The Appeal of Crafting in RPGs

I’ve been thinking about the Angry GM’s ongoing series about crafting systems in RPGs. He’s been working through the creation of a crafting system that avoids the pitfalls of the thousands that have come before.

One of the tenets of the system is that it’s optional. Players can use it if crafting appeals to them, but the system doesn’t create hardship for those who opt out. This is a noble goal.

Loot allotments are currently the purview of the DM, whether they pick specific items or choose to roll on random tables. But a crafting system puts it (optionally) in the hands of the players. I know some of my players who would be all over crafting, and some who definitely would not. It appeals to the kind of player who wants mechanical control over their equipment the same way they pick spells or multiclass.

Even if your players don’t buy in, I still think a crafting system is useful to DMs. It’s a mechanical way to generate cool custom loot.

Equipment that grows with you

Matt Colville’s setting has a set of legendary swords called the Teeth of the Dragon. They promise cool abilities when the right character wields them, and even more abilities are unlocked as the character levels up.

I think this is a neat idea. It can make magic equipment as meaningful to players as it would be in-universe. Each sword is unique, and its story is told by game mechanics in a fun way. It also incentivizes the character to use this magic item for a long time. And each notable thing the player does with the sword adds to its mystique. This can be very cool.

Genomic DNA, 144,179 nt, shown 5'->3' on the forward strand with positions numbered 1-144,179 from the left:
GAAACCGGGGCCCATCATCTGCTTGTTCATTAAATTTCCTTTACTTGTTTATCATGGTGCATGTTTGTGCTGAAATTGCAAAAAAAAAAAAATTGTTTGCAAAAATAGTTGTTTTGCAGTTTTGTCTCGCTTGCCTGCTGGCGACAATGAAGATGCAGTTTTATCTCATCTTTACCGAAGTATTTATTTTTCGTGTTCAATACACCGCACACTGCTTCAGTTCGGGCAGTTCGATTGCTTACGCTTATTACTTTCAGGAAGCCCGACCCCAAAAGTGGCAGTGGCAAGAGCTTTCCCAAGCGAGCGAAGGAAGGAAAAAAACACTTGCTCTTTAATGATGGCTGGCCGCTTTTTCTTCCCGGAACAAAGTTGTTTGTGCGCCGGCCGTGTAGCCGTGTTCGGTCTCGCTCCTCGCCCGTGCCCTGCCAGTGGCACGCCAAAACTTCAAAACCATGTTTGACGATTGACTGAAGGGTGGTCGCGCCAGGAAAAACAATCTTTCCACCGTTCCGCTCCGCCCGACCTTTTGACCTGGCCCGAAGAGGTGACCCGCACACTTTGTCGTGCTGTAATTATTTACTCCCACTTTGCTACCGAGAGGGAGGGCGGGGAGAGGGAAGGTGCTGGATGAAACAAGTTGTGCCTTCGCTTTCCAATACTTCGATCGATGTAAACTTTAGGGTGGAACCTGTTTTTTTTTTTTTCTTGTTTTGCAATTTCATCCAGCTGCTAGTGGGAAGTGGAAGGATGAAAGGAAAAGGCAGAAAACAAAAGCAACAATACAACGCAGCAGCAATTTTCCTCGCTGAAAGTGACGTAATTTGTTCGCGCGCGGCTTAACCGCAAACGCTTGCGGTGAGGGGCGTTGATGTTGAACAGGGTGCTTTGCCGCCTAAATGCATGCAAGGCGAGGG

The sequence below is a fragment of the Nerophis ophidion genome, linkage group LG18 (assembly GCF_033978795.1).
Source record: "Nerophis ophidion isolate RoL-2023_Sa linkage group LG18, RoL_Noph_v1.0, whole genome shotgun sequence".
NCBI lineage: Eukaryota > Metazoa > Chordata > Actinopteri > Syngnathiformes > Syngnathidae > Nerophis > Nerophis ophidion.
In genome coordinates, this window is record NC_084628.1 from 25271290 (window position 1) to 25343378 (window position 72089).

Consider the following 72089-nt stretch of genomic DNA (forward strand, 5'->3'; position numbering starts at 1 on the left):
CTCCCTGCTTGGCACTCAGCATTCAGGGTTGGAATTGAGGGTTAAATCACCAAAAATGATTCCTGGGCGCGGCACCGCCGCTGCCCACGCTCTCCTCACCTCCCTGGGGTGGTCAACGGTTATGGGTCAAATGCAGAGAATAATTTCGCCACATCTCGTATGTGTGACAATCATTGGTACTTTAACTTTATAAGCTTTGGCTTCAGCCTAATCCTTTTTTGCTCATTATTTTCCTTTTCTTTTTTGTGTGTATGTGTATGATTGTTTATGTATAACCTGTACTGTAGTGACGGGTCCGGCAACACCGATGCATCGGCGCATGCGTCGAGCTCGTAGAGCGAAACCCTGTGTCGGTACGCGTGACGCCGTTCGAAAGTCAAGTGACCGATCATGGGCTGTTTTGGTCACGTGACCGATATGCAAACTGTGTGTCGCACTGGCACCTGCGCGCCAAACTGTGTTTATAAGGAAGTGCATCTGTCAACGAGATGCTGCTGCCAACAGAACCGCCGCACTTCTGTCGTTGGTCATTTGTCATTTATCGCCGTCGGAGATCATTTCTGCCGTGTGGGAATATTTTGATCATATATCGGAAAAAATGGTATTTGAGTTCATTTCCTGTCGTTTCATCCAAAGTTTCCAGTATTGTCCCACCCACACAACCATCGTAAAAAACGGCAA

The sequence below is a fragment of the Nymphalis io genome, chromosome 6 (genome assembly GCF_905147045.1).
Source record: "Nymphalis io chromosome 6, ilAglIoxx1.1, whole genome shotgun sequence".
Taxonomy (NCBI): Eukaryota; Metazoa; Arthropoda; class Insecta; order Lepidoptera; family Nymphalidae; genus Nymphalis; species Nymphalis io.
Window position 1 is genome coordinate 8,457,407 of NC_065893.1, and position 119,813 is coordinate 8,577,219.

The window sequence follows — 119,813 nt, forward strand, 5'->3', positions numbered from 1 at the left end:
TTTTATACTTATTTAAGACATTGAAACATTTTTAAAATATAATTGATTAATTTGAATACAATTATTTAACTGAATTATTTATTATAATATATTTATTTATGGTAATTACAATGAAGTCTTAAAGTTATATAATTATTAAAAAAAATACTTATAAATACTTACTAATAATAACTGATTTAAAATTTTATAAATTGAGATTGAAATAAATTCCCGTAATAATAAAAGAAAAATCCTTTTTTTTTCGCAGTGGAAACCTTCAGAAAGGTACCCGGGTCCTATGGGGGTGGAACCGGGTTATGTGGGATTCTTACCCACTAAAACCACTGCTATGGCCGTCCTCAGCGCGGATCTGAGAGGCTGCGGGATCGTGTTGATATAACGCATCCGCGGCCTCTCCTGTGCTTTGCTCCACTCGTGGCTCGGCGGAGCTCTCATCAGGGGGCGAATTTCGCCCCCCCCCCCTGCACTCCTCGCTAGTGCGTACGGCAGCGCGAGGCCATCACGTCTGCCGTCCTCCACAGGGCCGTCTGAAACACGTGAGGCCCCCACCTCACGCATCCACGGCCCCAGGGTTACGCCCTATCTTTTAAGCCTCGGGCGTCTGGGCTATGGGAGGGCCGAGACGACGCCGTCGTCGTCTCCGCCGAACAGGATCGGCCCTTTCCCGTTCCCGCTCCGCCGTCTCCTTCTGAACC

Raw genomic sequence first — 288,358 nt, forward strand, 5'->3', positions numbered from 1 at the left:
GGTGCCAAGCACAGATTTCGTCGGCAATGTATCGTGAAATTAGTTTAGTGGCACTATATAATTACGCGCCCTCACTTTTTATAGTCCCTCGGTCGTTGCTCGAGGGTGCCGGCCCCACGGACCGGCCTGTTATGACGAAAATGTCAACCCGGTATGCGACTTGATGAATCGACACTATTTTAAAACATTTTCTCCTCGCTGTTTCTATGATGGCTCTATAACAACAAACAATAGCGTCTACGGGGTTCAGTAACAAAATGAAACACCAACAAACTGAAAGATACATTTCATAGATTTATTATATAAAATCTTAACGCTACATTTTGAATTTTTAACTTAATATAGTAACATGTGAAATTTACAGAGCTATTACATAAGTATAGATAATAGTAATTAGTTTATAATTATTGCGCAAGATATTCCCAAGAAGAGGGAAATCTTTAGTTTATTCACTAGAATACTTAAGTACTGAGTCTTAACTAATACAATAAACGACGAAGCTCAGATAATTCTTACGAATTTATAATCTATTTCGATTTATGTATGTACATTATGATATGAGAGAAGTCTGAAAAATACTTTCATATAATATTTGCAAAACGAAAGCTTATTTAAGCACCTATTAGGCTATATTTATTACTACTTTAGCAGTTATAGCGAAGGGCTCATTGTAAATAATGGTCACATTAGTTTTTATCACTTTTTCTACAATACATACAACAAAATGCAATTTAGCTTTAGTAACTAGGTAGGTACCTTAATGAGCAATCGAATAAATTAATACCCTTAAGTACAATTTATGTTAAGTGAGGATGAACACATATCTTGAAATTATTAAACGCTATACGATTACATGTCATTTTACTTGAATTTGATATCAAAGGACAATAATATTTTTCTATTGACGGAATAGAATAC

I can think of a drawback though. When you bestow a Tooth of the Dragon upon a player, it’s a fantastic piece of loot. You’re basically rendering all other weapons moot in comparison. Why try to find a monster’s specific weakness to blunt fire weapons when your +4 Sword of Reckoning is specially crafted to destroy everything in its path?

If this legendary sword is the best weapon out there, why use anything else? It’s kind of like the DM telling you which feat to take. But what if I don’t like swords?

Condensed NPC Character Sheets for D&D 5E

They make you put their hideous logo on the cover. Gross.

I designed a condensed version of a 5E character sheet a little while ago and put it up on the DM’s Guild. Just thought I’d mention it here too.

I often have NPCs who end up being party allies. In order to keep track of their combat stats I want the condensed information of a monster stat block and the flexibility of a full character sheet. I found some other options online but none of them suited my needs and sensibilities. So I designed my own.

(I happen to be a former decent-ish designer, so I know my way around information design and Adobe Illustrator.)

The pdf is available for free on the DM’s Guild, as I mentioned.